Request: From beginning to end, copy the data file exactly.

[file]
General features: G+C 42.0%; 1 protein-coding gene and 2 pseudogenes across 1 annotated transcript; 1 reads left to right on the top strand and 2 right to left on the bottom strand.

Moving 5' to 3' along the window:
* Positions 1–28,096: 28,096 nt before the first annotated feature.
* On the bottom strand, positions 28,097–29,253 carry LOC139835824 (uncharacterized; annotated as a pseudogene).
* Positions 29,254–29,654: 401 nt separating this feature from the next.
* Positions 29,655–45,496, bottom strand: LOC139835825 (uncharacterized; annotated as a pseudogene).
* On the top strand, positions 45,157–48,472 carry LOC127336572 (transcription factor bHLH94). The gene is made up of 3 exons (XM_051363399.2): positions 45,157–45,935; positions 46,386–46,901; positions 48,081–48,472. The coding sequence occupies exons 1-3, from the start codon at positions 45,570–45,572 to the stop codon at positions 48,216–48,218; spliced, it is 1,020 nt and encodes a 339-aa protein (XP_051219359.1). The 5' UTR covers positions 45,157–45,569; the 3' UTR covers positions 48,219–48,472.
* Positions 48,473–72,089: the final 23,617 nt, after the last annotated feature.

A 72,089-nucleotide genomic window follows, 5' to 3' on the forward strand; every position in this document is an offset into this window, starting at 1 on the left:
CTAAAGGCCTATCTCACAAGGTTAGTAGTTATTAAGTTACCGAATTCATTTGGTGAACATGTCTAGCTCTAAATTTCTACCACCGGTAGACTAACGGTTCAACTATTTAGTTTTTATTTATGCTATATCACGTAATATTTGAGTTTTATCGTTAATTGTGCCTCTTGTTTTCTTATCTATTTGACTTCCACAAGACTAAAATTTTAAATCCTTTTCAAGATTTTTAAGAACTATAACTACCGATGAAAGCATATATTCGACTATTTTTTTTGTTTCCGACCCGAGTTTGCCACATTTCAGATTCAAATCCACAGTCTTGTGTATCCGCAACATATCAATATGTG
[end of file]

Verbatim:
General features: G+C 42.0%; 1 protein-coding gene and 2 pseudogenes across 1 annotated transcript; 1 reads left to right on the top strand and 2 right to left on the bottom strand.

Moving 5' to 3' along the window:
* Positions 1–28,096: 28,096 nt before the first annotated feature.
* On the bottom strand, positions 28,097–29,253 carry LOC139835824 (uncharacterized; annotated as a pseudogene).
* Positions 29,254–29,654: 401 nt separating this feature from the next.
* Positions 29,655–45,496, bottom strand: LOC139835825 (uncharacterized; annotated as a pseudogene).
* On the top strand, positions 45,157–48,472 carry LOC127336572 (transcription factor bHLH94). The gene is made up of 3 exons (XM_051363399.2): positions 45,157–45,935; positions 46,386–46,901; positions 48,081–48,472. The coding sequence occupies exons 1-3, from the start codon at positions 45,570–45,572 to the stop codon at positions 48,216–48,218; spliced, it is 1,020 nt and encodes a 339-aa protein (XP_051219359.1). The 5' UTR covers positions 45,157–45,569; the 3' UTR covers positions 48,219–48,472.
* Positions 48,473–72,089: the final 23,617 nt, after the last annotated feature.

A 72,089-nucleotide genomic window follows, 5' to 3' on the forward strand; every position in this document is an offset into this window, starting at 1 on the left:
CTAAAGGCCTATCTCACAAGGTTAGTAGTTATTAAGTTACCGAATTCATTTGGTGAACATGTCTAGCTCTAAATTTCTACCACCGGTAGACTAACGGTTCAACTATTTAGTTTTTATTTATGCTATATCACGTAATATTTGAGTTTTATCGTTAATTGTGCCTCTTGTTTTCTTATCTATTTGACTTCCACAAGACTAAAATTTTAAATCCTTTTCAAGATTTTTAAGAACTATAACTACCGATGAAAGCATATATTCGACTATTTTTTTTGTTTCCGACCCGAGTTTGCCACATTTCAGATTCAAATCCACAGTCTTGTGTATCCGCAACATATCAATATGTG